The government is proposing to introduce a new and shockingly wide range of offences that could lead to letting agents being included within its recently-introduced ‘rogue agents’ database.
This is to include failing to sort out problems with rats and mice, permitting overcrowding, spam emailing customers, publishing misleading adverts, not being a member of a redress scheme, not providing an EPC to a tenant, not fitting fire alarms and offering homes to let that contain unsafe furniture.
At the moment the database, which went live in April 2018, is only available to local authorities to check, and letting agents are only included if their actions are within a narrow range of the worst criminal activity and have resulted in a banning order.
The database has drawn ridicule rather than plaudits. In April it was revealed by The Guardian that only four entries had been made in the database as hard-pressed councils, who are tasked with populating the database, have struggled to find the resources to upload entries.
Despite this, the government also wants to enable prospective and existing tenants to see the database.
“The aim is to provide a more comprehensive range of information to assist existing and prospective tenants in making an informed choice about who to rent from,” the proposals say.
Polly Neate, chief executive of Shelter, says: “We welcome government plans that would stop private renters unwittingly agreeing to rental contracts with rogue or criminal landlords.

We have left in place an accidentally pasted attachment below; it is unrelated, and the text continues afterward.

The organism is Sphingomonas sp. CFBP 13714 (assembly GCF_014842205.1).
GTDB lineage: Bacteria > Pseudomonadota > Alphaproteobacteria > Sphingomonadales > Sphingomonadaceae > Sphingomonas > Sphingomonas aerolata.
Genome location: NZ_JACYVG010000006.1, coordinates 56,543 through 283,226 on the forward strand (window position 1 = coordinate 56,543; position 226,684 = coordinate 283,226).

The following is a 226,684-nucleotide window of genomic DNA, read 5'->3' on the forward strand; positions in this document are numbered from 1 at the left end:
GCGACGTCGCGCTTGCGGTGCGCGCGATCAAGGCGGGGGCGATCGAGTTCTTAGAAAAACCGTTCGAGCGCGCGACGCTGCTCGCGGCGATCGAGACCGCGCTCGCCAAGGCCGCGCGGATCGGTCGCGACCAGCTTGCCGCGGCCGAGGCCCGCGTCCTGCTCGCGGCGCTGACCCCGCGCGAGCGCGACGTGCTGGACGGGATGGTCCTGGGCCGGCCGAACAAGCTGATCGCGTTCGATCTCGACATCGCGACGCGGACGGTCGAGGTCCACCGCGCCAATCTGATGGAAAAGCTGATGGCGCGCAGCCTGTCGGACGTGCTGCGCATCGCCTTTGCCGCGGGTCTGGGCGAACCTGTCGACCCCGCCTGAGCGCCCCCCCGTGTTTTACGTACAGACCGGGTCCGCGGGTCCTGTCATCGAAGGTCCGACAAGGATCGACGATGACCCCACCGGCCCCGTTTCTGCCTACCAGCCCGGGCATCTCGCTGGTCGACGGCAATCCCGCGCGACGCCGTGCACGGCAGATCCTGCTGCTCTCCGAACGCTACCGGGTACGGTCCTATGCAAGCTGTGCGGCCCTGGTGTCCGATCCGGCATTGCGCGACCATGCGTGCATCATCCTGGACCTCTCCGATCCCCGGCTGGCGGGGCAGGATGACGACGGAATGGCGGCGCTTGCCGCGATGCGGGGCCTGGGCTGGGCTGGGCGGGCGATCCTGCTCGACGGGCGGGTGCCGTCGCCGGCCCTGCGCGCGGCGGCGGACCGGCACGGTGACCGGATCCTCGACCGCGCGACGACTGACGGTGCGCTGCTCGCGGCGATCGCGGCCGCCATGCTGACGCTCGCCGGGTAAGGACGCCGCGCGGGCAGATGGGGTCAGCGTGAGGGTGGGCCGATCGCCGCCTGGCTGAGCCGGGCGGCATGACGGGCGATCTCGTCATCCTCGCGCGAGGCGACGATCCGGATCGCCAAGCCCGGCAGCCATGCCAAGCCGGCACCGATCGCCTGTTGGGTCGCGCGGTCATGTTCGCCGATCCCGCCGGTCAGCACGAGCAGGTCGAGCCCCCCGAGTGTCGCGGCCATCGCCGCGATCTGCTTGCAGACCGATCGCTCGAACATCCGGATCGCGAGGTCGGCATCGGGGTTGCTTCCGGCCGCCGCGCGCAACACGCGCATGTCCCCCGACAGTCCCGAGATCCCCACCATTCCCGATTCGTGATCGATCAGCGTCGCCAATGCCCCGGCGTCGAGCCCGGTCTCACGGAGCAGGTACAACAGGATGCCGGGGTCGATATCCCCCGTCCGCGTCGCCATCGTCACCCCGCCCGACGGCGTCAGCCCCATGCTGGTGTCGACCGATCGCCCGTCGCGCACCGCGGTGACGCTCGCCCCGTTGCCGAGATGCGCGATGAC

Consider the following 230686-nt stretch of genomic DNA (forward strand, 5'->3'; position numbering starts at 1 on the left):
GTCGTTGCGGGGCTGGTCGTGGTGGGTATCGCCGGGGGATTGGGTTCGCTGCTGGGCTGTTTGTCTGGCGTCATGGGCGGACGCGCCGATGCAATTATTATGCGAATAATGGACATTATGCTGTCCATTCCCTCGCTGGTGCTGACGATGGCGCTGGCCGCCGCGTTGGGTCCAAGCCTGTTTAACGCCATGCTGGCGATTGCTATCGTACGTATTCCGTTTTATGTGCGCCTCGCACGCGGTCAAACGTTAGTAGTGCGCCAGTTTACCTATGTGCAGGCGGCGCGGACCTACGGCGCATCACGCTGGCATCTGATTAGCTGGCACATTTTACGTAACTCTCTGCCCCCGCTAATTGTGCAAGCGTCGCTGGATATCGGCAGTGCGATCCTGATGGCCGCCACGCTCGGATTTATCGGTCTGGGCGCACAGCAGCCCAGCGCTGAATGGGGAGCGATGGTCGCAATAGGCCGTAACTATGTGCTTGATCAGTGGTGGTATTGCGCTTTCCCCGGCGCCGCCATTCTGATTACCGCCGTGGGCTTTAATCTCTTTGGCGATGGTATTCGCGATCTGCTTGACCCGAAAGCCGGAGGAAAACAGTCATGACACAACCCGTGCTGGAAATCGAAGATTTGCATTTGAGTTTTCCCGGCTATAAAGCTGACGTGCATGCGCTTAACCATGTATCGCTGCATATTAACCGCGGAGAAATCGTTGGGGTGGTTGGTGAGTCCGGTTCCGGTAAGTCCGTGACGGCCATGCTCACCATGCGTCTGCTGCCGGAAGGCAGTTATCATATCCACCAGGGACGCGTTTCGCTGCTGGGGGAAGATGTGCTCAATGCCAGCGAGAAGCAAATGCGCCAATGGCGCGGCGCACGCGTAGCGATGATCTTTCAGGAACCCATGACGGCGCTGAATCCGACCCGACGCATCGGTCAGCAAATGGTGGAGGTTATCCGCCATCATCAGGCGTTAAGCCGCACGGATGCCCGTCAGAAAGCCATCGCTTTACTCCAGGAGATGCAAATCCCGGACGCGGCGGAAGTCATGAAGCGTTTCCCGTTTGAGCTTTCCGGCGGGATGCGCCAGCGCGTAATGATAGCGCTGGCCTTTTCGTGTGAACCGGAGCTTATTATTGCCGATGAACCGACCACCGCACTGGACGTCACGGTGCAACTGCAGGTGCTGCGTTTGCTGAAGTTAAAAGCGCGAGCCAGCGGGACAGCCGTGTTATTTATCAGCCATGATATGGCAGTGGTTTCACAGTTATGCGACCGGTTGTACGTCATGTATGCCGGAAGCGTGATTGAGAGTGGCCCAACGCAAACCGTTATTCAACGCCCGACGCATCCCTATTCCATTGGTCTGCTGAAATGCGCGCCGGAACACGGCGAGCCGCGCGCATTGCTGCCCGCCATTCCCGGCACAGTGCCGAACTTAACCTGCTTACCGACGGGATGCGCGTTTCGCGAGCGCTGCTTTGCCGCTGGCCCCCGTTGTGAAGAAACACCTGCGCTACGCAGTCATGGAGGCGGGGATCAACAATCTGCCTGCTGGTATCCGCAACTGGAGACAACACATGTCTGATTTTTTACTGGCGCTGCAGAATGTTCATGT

“Having access to a public database will offer renters a better chance of protecting themselves and their family. But, far and away the most important thing the government can do to tackle rogue landlords is make it impossible for them to evict tenants without a valid reason.”
“We have long argued for the database to be publicly available, and we’re pleased the Government is listening,” says David Cox, Chief Executive of ARLA Propertymark.
“It’s important that everyone has access to the database, particularly so agencies can vet potential employees, and landlords and tenants can be made aware if they’re using a banned agent.
“We do however still believe legislation should be combined with the 1979 Estate Agents Act, as without combining the lists, there is a real danger that a banned sales agent could set up as a letting agent or vice versa which will do little to improve the standards or perception of the industry.
“Particularly in light of RoPA, there needs to be a coordinated approach to regulation and enforcement moving forward. We also believe that access should be granted to professional bodies, such as ARLA Propertymark, so the industry can work together to eliminate rogue operators once and for all.”
Read the full list here.